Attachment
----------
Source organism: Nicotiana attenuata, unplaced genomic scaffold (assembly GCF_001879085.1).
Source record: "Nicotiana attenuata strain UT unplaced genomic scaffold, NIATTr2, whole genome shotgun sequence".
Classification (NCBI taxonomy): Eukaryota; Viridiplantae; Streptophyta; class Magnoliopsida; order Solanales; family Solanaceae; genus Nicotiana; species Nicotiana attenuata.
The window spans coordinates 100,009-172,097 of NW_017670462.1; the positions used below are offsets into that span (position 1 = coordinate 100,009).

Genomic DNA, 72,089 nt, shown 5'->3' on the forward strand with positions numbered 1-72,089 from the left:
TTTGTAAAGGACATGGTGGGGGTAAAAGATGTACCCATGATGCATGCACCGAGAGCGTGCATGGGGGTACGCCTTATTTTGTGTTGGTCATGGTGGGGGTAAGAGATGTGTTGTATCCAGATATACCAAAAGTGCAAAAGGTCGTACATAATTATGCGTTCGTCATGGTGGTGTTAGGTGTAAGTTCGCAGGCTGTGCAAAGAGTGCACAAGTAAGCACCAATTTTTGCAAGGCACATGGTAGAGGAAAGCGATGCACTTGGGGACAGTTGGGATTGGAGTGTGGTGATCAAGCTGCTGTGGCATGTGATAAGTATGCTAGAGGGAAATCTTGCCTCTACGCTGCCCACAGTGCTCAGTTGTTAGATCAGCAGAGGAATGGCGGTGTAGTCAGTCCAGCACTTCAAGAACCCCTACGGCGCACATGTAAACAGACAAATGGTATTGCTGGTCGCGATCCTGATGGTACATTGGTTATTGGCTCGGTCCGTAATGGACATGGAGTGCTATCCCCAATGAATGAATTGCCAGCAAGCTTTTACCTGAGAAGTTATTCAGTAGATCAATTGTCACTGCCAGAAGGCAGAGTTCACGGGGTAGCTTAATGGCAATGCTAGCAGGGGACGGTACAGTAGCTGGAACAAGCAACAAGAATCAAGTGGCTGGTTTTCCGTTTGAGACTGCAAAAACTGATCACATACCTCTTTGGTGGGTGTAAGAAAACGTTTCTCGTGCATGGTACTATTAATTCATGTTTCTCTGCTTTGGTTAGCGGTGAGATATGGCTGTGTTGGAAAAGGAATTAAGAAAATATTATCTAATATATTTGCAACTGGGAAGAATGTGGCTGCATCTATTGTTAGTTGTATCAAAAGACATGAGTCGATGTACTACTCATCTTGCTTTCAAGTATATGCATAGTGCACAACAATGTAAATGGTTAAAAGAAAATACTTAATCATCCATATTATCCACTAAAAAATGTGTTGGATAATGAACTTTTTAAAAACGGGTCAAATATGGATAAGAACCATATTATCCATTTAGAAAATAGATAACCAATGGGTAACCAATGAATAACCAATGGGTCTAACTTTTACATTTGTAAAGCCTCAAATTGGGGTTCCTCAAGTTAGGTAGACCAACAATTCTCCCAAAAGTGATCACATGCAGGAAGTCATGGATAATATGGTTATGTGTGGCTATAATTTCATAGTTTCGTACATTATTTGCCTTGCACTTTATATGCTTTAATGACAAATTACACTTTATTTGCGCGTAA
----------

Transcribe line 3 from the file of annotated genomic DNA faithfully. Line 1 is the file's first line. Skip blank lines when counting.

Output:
Classification (NCBI taxonomy): Eukaryota; Viridiplantae; Streptophyta; class Magnoliopsida; order Solanales; family Solanaceae; genus Nicotiana; species Nicotiana attenuata.